National Post · Feb. 9, 2012 - Quebec's provincial per capita GDP - $40,270 in 2010 - stands at just 85% of the national average of $47,438. Only three provinces have proportionately smaller economies: New Brunswick ($38,940), Nova Scotia ($38,478) and P.E.I. ($34,723). Even Newfoundland and Labrador, habitually the basket case of Confederation, now has a significantly stronger economy, with per capita provincial GDP of $55,186, thanks to its recent natural resource boom.
As recently as 1995, Quebec's per capita economic strength was over 90% of the national average. What has happened since?
According to a new study of provincial economies by l'École des Hautes Études Commerciales de Montréal (HEC), the problem is not so much Quebec declining as it is other provinces racing ahead much faster. The study's author, economist Martin Coiteux, concludes that if Quebec doesn't take action to increase the productivity of its labour force and spur development of its natural resources, "it runs the risk of finding itself last among Canadian provinces with respect to income and standard of living."
This isn't a new warning. Eight years ago, no less a Quebec icon than former premier Lucien Bouchard called on his province - both the people and the government - to rethink the "Quebec model" of economic development. Mr. Bouchard and 11 others, who became known as Les Lucides, said it was time to "wake up" from the twin notions that the provincial government was better suited than private investors to decide future economic development, and that the province's extensive social safety net could be bankrolled indefinitely. They recommended free-market reforms to unleash the province's enormous economic potential, and more userpay social programs to curb government spending and debt.
Les Lucides were met by Les Solidaires, a group of union activists, left-wing intellectuals and special interests who insisted that Quebec's high-tax, big-spending, centrally planned approach was working just fine. Unfortunately, Les Solidaires' approach has prevailed. For instance, Quebec sits on one of the continent's largest shale-gas deposits, but thanks to a reluctance on the part of provincial politicians, development is at a standstill.
As Mr. Bouchard pointed out eight years ago, in the 25 years prior to 2005, Quebecers pulled level with the rest of Canada in years of education received; and francophones were close to income parity with anglophones. The gap in unemployment rates between Quebec and Ontario, too, had closed from over five percentage points to under two.
Yet the gap between Quebec and Ontario is widening again. According to the HEC study, Ontarians enjoy an annual income advantage of nearly $10,000 over Quebecers - and this is at a time when the regulation-heavy, high-taxing McGuinty government is slowing Ontario's growth. Even though Ontario's growth is slipping, Quebec is failing to keep up with its neighbour.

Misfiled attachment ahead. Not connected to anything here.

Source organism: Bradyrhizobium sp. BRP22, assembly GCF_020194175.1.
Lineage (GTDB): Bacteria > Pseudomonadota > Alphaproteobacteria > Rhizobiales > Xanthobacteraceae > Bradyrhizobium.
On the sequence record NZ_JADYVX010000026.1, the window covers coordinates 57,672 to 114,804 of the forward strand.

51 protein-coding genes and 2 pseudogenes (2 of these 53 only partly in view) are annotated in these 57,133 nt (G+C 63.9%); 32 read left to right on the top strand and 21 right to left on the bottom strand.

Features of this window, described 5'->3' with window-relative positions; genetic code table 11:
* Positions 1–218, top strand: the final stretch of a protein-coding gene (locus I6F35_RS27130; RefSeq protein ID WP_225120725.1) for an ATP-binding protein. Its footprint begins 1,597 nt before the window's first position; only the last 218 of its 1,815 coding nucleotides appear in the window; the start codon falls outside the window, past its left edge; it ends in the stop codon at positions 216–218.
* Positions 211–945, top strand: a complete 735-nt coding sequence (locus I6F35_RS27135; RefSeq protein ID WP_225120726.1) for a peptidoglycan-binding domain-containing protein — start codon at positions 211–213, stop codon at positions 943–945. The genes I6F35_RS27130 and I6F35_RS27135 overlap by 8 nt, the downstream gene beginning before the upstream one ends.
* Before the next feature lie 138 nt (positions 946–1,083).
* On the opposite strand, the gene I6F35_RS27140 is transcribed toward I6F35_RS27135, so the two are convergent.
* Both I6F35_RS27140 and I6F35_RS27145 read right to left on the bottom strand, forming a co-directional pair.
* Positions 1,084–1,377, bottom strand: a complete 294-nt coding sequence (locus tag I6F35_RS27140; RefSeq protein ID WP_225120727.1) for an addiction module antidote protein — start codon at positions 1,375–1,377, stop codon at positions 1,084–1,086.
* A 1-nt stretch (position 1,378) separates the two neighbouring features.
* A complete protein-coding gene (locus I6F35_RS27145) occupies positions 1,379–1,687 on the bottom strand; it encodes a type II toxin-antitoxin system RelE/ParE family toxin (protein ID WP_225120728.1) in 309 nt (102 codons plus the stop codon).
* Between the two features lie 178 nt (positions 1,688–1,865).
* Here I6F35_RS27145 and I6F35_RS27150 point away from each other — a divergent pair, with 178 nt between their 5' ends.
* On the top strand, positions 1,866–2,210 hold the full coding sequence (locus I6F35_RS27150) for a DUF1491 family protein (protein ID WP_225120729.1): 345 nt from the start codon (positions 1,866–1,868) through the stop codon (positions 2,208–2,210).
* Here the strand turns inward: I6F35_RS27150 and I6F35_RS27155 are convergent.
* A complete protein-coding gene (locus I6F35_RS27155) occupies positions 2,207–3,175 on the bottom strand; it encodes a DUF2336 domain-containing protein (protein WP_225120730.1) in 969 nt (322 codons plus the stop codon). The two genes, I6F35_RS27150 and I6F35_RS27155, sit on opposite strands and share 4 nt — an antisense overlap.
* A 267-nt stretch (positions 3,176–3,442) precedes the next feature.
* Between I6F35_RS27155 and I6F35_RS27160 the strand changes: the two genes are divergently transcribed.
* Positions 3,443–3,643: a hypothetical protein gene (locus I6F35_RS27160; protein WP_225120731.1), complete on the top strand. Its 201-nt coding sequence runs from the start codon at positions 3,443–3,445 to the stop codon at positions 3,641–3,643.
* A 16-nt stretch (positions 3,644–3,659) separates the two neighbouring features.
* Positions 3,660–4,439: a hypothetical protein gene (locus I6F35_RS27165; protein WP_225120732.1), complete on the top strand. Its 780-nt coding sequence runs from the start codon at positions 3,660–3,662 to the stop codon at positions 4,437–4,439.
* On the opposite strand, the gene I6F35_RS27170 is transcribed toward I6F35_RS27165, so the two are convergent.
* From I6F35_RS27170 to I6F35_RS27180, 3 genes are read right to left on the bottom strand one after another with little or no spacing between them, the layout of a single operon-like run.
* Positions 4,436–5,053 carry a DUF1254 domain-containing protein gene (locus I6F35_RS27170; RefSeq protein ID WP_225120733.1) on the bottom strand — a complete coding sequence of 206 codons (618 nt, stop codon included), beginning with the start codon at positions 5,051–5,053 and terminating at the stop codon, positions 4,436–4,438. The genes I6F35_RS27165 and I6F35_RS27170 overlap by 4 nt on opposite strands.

Mr. Coiteux explained that "proportionately, fewer Quebecers work [than other Canadians]. They work fewer hours on average. And they earn an hourly pay that's lower than that of most other Canadians." In Quebec, the percentage of working-age residents in the labour market is under 65%. In Alberta, it's nine percentage points higher. And Alberta's labour market is expanding, while Quebec's is stagnating.
None of this is to say that Quebecers are lazy or unwilling to take entrepreneurial risks. The more likely culprit is the political culture. The provincial government can rely on Ottawa shipping in $8-billion to $10-billion a year in equalization payments. Quebec receives half of all the federal top-up funds distributed to have-nots in a year. So the province's politicians can get away with wasteful collectivist schemes, like $7-a-day daycare. Were equalization to end, Quebecers would work harder and invest more. They wouldn't have any other choice.
Undoubtedly, Quebec's political class instead will use the HEC figures to claim Ottawa is being too stingy with the province. They will insist the province's declining economic strength is proof the feds have discriminated against Quebec. In this, the provincial politicians will undoubtedly be joined by Quebec's NDP caucus in Ottawa.
In the past, Ottawa has given in to such demands. But in Stephen Harper's Conservatives, we finally have a government that is not dependent on Quebec for its majority status. One can only hope that the Prime Minister will be the one to give Quebec the tough love that its economy has needed for many years.